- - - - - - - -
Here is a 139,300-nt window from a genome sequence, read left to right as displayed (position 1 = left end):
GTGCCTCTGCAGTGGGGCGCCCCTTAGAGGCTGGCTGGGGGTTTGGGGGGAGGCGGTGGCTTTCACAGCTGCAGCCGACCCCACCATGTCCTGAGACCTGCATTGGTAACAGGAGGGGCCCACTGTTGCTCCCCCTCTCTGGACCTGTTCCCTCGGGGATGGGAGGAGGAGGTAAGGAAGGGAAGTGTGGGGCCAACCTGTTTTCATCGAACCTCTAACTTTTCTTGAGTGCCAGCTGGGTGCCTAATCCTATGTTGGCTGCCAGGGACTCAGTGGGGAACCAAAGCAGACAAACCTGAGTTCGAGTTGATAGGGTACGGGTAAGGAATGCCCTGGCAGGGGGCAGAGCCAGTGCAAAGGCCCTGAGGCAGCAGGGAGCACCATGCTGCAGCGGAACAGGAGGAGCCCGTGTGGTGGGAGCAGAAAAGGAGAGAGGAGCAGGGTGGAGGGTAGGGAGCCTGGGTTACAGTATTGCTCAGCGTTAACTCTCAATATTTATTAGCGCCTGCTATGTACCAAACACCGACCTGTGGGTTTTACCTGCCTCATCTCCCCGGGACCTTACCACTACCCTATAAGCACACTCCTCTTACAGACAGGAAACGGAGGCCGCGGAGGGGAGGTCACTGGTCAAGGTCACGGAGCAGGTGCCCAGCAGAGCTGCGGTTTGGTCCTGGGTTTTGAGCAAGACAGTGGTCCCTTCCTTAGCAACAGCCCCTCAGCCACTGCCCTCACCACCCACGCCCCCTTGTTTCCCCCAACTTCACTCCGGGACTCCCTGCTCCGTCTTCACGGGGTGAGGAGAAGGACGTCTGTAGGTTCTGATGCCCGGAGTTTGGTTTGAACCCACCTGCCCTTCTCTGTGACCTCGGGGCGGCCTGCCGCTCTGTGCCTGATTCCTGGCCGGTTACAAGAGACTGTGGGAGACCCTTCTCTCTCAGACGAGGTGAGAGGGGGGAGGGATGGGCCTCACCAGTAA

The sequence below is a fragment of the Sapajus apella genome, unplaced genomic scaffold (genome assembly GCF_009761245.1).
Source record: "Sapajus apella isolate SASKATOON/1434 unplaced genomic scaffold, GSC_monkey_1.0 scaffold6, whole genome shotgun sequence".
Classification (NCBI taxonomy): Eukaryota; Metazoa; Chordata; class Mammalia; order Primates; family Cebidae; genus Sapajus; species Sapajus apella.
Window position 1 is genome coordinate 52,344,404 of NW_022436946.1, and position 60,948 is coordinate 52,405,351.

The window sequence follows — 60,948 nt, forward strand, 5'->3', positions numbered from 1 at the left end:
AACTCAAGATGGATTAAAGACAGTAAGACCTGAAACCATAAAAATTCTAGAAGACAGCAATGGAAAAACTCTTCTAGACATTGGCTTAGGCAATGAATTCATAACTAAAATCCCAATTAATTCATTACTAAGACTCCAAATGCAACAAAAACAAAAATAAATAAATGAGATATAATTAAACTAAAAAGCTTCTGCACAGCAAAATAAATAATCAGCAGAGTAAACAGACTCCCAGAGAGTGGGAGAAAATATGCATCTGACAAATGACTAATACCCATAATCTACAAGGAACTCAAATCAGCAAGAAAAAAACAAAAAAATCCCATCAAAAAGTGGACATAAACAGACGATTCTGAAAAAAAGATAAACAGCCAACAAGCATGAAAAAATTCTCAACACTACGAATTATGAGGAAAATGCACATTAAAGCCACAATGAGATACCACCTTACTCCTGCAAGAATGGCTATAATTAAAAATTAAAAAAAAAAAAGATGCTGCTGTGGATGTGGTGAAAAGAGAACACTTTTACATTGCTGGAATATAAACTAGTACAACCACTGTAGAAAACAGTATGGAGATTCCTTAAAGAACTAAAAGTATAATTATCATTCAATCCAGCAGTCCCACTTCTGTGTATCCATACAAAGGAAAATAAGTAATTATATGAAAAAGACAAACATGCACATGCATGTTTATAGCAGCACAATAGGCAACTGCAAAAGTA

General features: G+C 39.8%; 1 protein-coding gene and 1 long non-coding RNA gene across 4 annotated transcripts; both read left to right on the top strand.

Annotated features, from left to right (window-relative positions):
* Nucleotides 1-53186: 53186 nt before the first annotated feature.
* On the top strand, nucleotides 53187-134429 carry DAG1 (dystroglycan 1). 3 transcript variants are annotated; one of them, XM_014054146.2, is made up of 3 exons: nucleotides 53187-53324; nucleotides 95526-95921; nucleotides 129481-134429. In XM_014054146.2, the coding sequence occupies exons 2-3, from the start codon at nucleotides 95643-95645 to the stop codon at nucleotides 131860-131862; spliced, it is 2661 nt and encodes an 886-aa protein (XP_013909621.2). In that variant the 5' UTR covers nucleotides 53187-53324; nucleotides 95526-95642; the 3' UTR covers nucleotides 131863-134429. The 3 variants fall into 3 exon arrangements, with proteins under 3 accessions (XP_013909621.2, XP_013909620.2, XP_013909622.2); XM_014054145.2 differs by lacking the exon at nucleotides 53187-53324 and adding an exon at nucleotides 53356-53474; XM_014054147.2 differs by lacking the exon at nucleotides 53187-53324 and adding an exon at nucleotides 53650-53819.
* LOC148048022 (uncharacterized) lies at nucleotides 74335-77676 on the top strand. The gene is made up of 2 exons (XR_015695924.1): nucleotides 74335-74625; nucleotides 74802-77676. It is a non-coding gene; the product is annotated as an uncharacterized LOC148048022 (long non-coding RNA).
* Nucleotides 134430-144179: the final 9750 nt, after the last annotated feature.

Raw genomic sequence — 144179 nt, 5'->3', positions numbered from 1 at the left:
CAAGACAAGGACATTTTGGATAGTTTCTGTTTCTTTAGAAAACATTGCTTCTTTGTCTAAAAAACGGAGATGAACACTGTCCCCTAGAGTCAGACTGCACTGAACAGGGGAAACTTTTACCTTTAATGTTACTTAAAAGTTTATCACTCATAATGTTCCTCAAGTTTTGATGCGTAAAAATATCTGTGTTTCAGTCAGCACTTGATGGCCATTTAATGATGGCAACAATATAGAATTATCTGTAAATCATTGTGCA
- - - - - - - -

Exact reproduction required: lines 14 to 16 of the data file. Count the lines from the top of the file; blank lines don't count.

* Nucleotides 134430-144179: the final 9750 nt, after the last annotated feature.

Raw genomic sequence — 144179 nt, 5'->3', positions numbered from 1 at the left:
CAAGACAAGGACATTTTGGATAGTTTCTGTTTCTTTAGAAAACATTGCTTCTTTGTCTAAAAAACGGAGATGAACACTGTCCCCTAGAGTCAGACTGCACTGAACAGGGGAAACTTTTACCTTTAATGTTACTTAAAAGTTTATCACTCATAATGTTCCTCAAGTTTTGATGCGTAAAAATATCTGTGTTTCAGTCAGCACTTGATGGCCATTTAATGATGGCAACAATATAGAATTATCTGTAAATCATTGTGCA